Under most circumstances, requiring the muscle to do a workout again before it has fully repaired the damaged sections of muscle fibers probably does not lead to even more severe damage than would otherwise occur if the muscle had been fully repaired.
Even so, studies examining high-level powerlifters have found that they display abnormally severe muscle damage, even necrotic (dead) muscle fibers. This kind of damage is *extraordinarily* difficult to achieve from a single workout of voluntary, stretch-shortening cycle contractions of the lower body, in trained individuals.
In fact, it is so unusual that it strongly suggests that muscle damage can compound under some circumstances, and become more severe over time, if multiple workouts are done before a muscle is fully repaired.
What differentiates functional and non-functional overreaching?
Functional overreaching is where performance reduces during training, but there is then a subsequent improvement in performance after a taper or cessation of training.
What is going on?
During the overreaching phase, performance is reduced because the muscle is damaged and unable to produce as much force, but other adaptations that contribute to increased strength continue to occur. Then, in the subsequent taper, the muscle damage finally repairs, and the new level of strength produced by the adaptations is revealed.
Non-functional overreaching is where is where performance reduces during training, and there is a return only as far as baseline performance, and then only after a longer period of training cessation.
What is going on?
Just as in functional overreaching, performance is reduced during the overreaching phase because the muscle is damaged and unable to produce as much force. Similarly, it is likely that other adaptations also occur, which contribute to increased strength.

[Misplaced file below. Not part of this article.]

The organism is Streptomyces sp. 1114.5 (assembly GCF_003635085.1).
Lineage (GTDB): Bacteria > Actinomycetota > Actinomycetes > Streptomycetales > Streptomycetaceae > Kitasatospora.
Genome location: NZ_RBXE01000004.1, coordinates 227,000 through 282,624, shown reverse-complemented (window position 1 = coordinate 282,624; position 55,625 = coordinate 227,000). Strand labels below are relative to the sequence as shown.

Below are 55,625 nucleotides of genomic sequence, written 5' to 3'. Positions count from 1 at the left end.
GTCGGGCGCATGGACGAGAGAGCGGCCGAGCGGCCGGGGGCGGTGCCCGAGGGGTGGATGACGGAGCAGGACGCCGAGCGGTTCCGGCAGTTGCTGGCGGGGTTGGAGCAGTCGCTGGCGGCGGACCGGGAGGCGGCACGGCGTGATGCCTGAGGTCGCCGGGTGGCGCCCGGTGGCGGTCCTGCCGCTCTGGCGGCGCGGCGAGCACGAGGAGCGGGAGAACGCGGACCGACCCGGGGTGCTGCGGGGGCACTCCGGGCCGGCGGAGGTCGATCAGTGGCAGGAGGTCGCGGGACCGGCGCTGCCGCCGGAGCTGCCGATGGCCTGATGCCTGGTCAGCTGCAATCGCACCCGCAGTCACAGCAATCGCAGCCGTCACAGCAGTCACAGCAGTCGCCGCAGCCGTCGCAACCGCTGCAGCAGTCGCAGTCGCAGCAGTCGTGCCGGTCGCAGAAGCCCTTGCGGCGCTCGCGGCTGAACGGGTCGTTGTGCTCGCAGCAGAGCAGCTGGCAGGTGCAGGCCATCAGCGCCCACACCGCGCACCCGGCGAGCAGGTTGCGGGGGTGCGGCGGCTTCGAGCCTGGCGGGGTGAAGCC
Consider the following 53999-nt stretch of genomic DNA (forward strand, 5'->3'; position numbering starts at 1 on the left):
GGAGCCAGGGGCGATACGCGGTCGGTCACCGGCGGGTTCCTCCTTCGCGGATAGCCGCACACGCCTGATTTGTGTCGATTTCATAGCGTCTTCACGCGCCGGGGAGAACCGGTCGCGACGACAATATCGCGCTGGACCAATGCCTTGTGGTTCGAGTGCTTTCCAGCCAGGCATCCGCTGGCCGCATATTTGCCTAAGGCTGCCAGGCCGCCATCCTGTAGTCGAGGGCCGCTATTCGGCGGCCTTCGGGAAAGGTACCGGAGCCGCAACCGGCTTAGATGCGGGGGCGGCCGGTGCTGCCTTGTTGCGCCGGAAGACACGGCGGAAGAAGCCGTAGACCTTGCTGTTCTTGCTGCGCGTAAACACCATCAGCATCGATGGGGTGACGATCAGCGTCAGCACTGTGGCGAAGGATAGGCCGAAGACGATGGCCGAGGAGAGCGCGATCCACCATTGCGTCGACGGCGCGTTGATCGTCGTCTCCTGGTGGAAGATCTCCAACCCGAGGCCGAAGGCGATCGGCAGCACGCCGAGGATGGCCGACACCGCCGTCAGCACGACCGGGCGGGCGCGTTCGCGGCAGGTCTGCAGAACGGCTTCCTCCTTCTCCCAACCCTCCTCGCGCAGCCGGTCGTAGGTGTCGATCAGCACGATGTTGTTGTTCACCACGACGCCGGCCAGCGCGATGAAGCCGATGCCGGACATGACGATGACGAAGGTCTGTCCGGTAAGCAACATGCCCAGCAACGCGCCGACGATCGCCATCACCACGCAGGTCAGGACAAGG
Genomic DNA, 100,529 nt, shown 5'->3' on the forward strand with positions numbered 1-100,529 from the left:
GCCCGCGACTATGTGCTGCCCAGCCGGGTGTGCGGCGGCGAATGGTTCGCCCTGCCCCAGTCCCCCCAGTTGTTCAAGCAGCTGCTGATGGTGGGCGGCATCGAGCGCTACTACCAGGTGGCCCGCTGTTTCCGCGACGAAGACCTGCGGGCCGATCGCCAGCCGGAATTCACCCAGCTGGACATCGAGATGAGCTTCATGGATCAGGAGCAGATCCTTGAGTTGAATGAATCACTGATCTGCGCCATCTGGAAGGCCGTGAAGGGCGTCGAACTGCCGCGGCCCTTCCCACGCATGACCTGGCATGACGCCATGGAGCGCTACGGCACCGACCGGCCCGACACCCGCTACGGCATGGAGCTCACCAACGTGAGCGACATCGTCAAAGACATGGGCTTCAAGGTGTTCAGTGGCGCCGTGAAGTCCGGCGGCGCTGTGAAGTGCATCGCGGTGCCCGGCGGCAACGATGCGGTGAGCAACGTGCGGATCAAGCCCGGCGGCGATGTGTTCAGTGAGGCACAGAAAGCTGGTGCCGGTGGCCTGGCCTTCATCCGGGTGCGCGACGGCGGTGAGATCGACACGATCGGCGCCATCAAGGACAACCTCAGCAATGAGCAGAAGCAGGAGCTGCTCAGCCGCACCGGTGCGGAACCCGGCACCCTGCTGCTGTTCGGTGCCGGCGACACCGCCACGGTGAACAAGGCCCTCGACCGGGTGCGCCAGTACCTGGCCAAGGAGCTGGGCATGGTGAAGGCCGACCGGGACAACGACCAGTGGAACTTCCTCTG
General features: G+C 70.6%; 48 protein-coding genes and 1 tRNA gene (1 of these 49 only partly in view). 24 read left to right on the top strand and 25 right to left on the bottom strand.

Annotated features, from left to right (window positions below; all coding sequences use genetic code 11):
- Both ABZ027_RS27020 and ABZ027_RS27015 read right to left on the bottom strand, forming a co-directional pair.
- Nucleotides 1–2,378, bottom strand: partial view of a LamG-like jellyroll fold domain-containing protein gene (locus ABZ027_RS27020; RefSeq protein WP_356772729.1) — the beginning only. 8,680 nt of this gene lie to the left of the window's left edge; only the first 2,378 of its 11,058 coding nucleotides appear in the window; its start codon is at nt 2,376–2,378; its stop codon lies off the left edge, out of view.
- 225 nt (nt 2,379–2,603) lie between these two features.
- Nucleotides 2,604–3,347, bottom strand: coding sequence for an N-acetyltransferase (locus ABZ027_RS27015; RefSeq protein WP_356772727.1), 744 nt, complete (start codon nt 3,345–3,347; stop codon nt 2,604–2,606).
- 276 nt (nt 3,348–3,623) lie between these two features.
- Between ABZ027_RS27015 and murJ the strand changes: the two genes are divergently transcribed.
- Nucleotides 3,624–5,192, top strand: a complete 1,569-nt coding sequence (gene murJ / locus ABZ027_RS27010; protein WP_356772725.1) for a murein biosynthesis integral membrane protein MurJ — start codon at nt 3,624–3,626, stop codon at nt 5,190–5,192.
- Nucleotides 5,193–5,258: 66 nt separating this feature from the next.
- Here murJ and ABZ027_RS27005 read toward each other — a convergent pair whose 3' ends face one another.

Yet, in this case, once training ceases, the muscle damage is so severe that it takes a long time to repair. In fact, the time taken to repair the muscle is so long that the adaptations that have occurred have also dissipated by the time that the muscle damage is healed.
When is it necessary to use overreaching phases?
Overreaching can be inevitable in a small number of situations, because many of the same training variables that produce muscle damage are also responsible for producing gains in maximum strength and muscle size.
Advanced bodybuilders and high-level strength athletes are particularly prone to overreaching.
As they progress, they often find that they must increase training volume and/or use more eccentric loading, in order to produce greater gains in maximum strength and muscle size.
Yet, these same increases also mean that they need longer to recover.
At a certain point, they may reach a level where they cannot recover in time for the next workout, but if they increase the time between workouts then they will no longer progress, as training frequency will be too low. When they reach this point, it is necessary for them to use an overreaching phase.